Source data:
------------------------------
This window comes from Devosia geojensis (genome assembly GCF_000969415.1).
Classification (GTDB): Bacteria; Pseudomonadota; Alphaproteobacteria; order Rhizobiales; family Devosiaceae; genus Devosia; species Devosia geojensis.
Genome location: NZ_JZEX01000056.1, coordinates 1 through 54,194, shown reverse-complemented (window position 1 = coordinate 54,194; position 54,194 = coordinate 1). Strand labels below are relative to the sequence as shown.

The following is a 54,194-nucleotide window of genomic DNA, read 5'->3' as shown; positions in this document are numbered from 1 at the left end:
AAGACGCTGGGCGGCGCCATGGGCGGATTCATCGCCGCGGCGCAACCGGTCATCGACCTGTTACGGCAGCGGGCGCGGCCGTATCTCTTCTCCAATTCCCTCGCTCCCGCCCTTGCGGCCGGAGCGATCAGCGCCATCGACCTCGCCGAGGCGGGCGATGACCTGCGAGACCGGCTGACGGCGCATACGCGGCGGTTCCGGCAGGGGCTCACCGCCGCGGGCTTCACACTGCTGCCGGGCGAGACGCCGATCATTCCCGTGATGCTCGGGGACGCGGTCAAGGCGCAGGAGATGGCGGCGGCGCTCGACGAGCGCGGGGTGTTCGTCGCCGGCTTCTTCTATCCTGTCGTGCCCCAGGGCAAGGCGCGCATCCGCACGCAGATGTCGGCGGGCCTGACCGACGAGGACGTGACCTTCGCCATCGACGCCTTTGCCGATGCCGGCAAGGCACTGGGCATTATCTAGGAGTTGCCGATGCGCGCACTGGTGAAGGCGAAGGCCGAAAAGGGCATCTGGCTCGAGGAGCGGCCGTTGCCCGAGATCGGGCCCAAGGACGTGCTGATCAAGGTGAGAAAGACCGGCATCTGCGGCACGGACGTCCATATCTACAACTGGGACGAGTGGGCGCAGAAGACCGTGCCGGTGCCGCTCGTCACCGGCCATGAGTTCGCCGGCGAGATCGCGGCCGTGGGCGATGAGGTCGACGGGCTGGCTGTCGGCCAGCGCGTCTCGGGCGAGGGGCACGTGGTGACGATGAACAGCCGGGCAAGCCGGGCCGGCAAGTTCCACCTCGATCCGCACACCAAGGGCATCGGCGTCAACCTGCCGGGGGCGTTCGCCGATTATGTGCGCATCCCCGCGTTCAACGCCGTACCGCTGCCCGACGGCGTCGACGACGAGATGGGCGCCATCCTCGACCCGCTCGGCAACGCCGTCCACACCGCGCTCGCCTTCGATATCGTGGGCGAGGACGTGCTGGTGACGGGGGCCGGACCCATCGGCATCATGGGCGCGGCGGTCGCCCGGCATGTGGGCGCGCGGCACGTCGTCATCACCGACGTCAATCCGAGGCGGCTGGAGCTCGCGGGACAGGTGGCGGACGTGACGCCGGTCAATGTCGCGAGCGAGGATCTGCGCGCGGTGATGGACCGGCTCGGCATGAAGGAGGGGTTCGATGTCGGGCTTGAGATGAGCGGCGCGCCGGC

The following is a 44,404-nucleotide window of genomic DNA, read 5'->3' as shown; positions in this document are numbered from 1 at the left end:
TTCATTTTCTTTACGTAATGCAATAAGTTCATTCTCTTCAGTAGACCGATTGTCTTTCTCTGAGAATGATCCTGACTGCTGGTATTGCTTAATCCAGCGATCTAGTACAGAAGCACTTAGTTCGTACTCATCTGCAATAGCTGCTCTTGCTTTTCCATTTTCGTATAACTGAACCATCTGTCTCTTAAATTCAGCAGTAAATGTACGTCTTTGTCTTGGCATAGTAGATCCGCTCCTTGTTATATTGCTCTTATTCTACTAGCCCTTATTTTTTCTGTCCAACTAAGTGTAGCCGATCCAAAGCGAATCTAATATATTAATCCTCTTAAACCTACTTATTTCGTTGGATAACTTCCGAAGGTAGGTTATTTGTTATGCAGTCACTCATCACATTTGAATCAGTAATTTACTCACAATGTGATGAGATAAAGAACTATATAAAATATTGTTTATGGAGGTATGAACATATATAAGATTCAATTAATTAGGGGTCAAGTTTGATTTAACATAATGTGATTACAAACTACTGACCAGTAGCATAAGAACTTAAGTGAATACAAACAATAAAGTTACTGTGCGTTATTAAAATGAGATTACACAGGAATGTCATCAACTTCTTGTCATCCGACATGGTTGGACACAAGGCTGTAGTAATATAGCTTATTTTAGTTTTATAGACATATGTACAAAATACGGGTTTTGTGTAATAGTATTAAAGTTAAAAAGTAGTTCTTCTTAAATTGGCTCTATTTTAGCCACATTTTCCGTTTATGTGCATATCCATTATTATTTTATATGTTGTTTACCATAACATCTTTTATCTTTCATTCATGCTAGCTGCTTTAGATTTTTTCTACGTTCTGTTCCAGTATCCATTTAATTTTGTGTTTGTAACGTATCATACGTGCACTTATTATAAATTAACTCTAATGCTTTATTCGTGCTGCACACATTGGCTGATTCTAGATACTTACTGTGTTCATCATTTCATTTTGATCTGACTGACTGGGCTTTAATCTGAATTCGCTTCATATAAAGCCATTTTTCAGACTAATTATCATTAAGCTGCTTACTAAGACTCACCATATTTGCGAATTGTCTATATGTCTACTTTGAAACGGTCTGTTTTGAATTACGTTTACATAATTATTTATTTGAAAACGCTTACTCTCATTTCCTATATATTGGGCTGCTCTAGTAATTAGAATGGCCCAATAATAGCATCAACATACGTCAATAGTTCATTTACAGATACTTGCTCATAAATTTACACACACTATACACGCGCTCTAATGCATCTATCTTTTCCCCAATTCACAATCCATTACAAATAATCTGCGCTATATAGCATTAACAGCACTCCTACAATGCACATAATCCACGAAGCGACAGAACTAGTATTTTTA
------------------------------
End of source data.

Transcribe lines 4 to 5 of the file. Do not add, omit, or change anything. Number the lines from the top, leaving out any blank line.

The following is a 54,194-nucleotide window of genomic DNA, read 5'->3' as shown; positions in this document are numbered from 1 at the left end:
AAGACGCTGGGCGGCGCCATGGGCGGATTCATCGCCGCGGCGCAACCGGTCATCGACCTGTTACGGCAGCGGGCGCGGCCGTATCTCTTCTCCAATTCCCTCGCTCCCGCCCTTGCGGCCGGAGCGATCAGCGCCATCGACCTCGCCGAGGCGGGCGATGACCTGCGAGACCGGCTGACGGCGCATACGCGGCGGTTCCGGCAGGGGCTCACCGCCGCGGGCTTCACACTGCTGCCGGGCGAGACGCCGATCATTCCCGTGATGCTCGGGGACGCGGTCAAGGCGCAGGAGATGGCGGCGGCGCTCGACGAGCGCGGGGTGTTCGTCGCCGGCTTCTTCTATCCTGTCGTGCCCCAGGGCAAGGCGCGCATCCGCACGCAGATGTCGGCGGGCCTGACCGACGAGGACGTGACCTTCGCCATCGACGCCTTTGCCGATGCCGGCAAGGCACTGGGCATTATCTAGGAGTTGCCGATGCGCGCACTGGTGAAGGCGAAGGCCGAAAAGGGCATCTGGCTCGAGGAGCGGCCGTTGCCCGAGATCGGGCCCAAGGACGTGCTGATCAAGGTGAGAAAGACCGGCATCTGCGGCACGGACGTCCATATCTACAACTGGGACGAGTGGGCGCAGAAGACCGTGCCGGTGCCGCTCGTCACCGGCCATGAGTTCGCCGGCGAGATCGCGGCCGTGGGCGATGAGGTCGACGGGCTGGCTGTCGGCCAGCGCGTCTCGGGCGAGGGGCACGTGGTGACGATGAACAGCCGGGCAAGCCGGGCCGGCAAGTTCCACCTCGATCCGCACACCAAGGGCATCGGCGTCAACCTGCCGGGGGCGTTCGCCGATTATGTGCGCATCCCCGCGTTCAACGCCGTACCGCTGCCCGACGGCGTCGACGACGAGATGGGCGCCATCCTCGACCCGCTCGGCAACGCCGTCCACACCGCGCTCGCCTTCGATATCGTGGGCGAGGACGTGCTGGTGACGGGGGCCGGACCCATCGGCATCATGGGCGCGGCGGTCGCCCGGCATGTGGGCGCGCGGCACGTCGTCATCACCGACGTCAATCCGAGGCGGCTGGAGCTCGCGGGACAGGTGGCGGACGTGACGCCGGTCAATGTCGCGAGCGAGGATCTGCGCGCGGTGATGGACCGGCTCGGCATGAAGGAGGGGTTCGATGTCGGGCTTGAGATGAGCGGCGCGCCGGC